The financial impact of data breaches in Australia is roughly $2 million less than the global average, a new study has found.
Gauged over responses from 23 companies, the average total cost of a data breach in 2020 was priced at $3.35 million — an increase of 9.8 percent year-on-year.
This breaks down to $163 per lost or stolen record, according to IBM Security’s 2020 edition of the Cost of a Data Breach Report.
Of the per record cost, the top three industries impacted were finance, technology and services.
Meanwhile the global average saw data breaches priced at US$3.86 million – approximately $5.39 million as of publishing – based on analysis of 524 organisations worldwide.
More than half of the breaches in Australia were caused by malicious attacks at 56 per cent, with system glitches and human error tying for the second-highest cause at 22 per cent each.
Malicious attack breaches were also more financially heavy, costing organisations on average $3.74 million, as opposed to system glitches, at $2.90 million, and human error, at $2.82 million.
Furthermore, the timeframe for the identification of breaches increased from 200 days in 2019 to 211 days in 2020. Similarly, the containment timeframe also increased from last year's 81 days to this year's 85 days.
However, the timeframe for malicious attacks were below the average, at 179 days to identify and 46 days to contain, as were system glitch breaches, at 184 and 74 days, respectively. Meanwhile human error breaches were above the average at 223 and 93 days, respectively.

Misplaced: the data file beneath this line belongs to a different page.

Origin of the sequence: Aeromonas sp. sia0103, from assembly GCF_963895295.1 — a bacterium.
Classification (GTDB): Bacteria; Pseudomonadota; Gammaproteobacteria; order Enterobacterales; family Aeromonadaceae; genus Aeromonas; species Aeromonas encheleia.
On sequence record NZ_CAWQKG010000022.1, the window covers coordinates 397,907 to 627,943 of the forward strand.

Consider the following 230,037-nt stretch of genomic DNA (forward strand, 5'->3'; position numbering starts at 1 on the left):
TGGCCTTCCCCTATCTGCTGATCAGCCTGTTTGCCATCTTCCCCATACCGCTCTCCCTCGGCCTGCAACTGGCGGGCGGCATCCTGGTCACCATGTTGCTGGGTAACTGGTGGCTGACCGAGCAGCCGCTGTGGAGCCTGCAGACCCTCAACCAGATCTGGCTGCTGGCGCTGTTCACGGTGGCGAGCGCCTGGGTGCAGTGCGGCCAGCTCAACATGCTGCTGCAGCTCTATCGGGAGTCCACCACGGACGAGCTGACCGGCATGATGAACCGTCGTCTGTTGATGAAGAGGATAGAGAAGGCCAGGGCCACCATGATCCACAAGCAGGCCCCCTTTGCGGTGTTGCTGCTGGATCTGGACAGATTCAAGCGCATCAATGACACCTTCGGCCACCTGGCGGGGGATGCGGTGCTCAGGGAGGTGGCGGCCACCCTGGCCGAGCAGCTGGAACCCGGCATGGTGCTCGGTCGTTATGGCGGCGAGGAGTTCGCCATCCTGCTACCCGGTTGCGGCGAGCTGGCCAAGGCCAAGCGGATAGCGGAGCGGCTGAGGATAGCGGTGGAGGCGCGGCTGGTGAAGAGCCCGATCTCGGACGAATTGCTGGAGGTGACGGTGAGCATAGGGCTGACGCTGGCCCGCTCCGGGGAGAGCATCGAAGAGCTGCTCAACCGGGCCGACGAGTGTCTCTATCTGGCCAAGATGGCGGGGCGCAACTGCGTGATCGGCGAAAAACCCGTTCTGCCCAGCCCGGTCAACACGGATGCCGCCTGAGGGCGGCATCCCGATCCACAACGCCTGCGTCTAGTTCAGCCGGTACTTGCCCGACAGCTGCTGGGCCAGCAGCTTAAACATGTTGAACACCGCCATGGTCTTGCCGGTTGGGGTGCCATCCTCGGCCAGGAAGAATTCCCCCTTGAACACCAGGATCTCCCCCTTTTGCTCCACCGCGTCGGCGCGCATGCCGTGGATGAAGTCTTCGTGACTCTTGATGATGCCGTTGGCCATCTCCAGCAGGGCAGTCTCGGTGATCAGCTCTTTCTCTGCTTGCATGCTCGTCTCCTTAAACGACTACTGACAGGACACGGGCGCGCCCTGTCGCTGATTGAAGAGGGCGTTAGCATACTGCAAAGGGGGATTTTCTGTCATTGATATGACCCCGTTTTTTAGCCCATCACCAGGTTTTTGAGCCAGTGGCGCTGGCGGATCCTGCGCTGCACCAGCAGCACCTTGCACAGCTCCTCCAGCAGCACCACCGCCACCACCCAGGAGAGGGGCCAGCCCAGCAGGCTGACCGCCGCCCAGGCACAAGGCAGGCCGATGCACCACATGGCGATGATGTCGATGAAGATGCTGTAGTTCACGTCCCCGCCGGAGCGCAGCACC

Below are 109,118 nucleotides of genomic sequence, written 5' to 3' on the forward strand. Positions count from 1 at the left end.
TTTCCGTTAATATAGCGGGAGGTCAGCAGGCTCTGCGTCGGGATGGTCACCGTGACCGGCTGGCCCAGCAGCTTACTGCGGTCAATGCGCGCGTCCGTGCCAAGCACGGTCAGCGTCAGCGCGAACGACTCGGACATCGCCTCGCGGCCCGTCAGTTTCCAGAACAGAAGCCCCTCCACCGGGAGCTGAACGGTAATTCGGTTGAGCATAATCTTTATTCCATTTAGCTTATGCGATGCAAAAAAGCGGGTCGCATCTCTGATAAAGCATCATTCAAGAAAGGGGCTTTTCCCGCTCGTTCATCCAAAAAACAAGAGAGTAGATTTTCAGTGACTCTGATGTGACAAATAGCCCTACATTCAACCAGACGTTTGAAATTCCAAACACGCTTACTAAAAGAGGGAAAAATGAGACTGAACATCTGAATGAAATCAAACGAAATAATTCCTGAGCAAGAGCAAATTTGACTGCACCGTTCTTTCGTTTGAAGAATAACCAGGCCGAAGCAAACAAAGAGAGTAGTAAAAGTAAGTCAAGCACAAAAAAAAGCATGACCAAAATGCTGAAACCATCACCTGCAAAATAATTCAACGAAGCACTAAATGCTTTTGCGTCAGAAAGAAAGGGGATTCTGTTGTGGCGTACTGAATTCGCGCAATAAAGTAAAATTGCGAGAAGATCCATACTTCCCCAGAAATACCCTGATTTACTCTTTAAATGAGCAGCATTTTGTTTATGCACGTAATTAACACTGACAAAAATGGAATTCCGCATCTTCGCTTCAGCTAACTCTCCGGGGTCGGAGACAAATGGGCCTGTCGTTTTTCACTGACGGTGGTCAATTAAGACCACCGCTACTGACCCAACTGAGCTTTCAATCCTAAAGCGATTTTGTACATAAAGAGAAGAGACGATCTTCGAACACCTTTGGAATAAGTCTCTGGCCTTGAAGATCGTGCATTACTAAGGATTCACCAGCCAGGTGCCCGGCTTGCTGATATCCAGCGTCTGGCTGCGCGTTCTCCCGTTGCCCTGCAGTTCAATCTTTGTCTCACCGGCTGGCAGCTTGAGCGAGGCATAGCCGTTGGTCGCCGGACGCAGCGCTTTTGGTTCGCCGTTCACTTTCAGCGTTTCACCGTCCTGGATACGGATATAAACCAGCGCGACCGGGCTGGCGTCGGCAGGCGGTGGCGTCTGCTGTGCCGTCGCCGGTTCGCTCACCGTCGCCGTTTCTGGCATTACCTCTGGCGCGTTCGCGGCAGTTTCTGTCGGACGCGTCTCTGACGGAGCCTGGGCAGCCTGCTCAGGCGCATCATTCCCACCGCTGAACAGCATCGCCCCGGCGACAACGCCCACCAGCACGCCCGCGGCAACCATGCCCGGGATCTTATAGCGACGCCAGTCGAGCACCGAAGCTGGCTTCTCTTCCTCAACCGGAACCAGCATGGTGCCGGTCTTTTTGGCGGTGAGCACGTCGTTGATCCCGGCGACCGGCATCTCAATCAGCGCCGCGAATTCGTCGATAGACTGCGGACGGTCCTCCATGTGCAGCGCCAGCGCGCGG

Wendi Whitmore, vice president of IBM X-Force Threat Intelligence, said, based off of the global results, businesses that had invested in automated technologies had the advantage when it came to mitigating the impact of data breaches.
“At a time when businesses are expanding their digital footprint at an accelerated pace and security industry’s talent shortage persists, teams can be overwhelmed securing more devices, systems and data,” she said.
“Security automation can help resolve this burden, not only enabling a faster breach response but a significantly more cost-efficient one as well.”
As a result, global businesses that used security automation technologies saw breach costs cut by more than half – from US$6.03 million down to US$2.45 million.